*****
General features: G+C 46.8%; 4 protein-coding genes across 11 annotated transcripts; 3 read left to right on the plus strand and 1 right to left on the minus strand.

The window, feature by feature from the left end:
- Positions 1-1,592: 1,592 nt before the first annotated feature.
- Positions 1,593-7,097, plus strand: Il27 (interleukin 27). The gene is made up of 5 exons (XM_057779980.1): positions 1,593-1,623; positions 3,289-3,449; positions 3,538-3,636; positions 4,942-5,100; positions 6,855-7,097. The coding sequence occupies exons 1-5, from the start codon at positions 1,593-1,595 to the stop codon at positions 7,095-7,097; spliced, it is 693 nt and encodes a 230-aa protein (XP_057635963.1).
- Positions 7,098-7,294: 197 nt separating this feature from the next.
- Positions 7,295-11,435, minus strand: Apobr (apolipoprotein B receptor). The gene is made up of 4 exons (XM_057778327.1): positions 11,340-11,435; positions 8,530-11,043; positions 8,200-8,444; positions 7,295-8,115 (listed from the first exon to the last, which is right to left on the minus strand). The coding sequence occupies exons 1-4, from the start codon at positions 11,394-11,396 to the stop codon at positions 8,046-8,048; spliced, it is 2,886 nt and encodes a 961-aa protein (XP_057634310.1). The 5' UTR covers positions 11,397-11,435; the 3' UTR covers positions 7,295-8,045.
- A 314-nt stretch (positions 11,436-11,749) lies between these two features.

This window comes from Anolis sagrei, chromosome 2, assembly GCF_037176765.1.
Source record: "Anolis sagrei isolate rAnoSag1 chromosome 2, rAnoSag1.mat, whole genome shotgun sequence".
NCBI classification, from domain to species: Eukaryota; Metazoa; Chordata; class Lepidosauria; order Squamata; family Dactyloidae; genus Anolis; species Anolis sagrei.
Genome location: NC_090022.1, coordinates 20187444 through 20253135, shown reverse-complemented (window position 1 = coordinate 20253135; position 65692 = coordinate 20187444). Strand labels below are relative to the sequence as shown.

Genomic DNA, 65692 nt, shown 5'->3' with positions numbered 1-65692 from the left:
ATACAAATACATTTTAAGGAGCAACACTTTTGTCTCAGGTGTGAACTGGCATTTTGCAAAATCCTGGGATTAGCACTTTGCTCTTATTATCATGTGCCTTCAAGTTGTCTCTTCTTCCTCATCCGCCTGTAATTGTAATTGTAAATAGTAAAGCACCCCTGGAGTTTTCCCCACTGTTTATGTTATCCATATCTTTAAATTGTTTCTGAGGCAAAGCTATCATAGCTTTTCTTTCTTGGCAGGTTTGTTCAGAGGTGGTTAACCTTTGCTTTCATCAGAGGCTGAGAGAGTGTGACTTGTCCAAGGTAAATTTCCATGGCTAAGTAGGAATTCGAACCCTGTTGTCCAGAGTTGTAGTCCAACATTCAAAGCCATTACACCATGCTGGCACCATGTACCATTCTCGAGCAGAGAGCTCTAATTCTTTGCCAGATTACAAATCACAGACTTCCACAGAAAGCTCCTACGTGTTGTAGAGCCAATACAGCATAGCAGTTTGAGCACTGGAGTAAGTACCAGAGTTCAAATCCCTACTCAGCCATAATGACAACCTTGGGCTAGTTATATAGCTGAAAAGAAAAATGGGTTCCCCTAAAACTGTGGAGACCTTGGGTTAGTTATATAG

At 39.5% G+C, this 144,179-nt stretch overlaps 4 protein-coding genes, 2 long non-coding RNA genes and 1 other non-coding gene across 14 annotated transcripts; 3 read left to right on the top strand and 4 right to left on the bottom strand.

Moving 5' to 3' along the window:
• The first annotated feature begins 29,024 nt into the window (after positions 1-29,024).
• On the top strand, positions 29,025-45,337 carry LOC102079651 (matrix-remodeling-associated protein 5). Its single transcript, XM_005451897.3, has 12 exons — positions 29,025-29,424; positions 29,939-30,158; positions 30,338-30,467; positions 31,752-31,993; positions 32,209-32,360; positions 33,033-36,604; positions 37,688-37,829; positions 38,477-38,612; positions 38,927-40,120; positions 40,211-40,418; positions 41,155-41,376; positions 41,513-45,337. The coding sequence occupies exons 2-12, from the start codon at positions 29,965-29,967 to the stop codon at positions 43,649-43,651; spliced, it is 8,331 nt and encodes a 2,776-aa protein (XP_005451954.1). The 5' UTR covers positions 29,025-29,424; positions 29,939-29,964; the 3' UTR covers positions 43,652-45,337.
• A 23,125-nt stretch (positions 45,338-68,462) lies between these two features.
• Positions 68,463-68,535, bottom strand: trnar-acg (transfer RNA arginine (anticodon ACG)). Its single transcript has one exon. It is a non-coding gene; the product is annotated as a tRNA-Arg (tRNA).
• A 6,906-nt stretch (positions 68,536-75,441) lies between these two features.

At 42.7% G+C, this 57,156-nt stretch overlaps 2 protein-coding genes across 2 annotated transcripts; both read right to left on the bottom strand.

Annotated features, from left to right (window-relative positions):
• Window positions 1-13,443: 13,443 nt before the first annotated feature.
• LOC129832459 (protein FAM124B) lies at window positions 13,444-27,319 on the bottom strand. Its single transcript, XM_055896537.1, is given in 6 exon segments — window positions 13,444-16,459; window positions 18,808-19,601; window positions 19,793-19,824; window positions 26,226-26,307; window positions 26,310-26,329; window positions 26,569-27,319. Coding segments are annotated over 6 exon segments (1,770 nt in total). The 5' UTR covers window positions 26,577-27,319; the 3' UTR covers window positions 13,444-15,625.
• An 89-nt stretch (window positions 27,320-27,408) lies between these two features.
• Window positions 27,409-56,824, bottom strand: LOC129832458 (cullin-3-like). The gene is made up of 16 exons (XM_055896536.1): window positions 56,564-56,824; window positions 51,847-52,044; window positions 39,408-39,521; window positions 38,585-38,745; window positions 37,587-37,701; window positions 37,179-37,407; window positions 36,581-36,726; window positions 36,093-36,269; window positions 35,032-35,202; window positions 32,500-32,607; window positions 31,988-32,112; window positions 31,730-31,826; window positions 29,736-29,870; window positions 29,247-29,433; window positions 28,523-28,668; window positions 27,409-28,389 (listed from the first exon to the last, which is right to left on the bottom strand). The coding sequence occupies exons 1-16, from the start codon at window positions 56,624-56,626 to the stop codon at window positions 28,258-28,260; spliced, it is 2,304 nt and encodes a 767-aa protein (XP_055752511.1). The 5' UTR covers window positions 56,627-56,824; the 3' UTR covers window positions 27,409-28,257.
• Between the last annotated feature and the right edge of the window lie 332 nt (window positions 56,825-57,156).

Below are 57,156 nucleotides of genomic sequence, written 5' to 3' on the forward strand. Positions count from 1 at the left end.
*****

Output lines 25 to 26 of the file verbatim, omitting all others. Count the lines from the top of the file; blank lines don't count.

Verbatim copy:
• An 89-nt stretch (window positions 27,320-27,408) lies between these two features.
• Window positions 27,409-56,824, bottom strand: LOC129832458 (cullin-3-like). The gene is made up of 16 exons (XM_055896536.1): window positions 56,564-56,824; window positions 51,847-52,044; window positions 39,408-39,521; window positions 38,585-38,745; window positions 37,587-37,701; window positions 37,179-37,407; window positions 36,581-36,726; window positions 36,093-36,269; window positions 35,032-35,202; window positions 32,500-32,607; window positions 31,988-32,112; window positions 31,730-31,826; window positions 29,736-29,870; window positions 29,247-29,433; window positions 28,523-28,668; window positions 27,409-28,389 (listed from the first exon to the last, which is right to left on the bottom strand). The coding sequence occupies exons 1-16, from the start codon at window positions 56,624-56,626 to the stop codon at window positions 28,258-28,260; spliced, it is 2,304 nt and encodes a 767-aa protein (XP_055752511.1). The 5' UTR covers window positions 56,627-56,824; the 3' UTR covers window positions 27,409-28,257.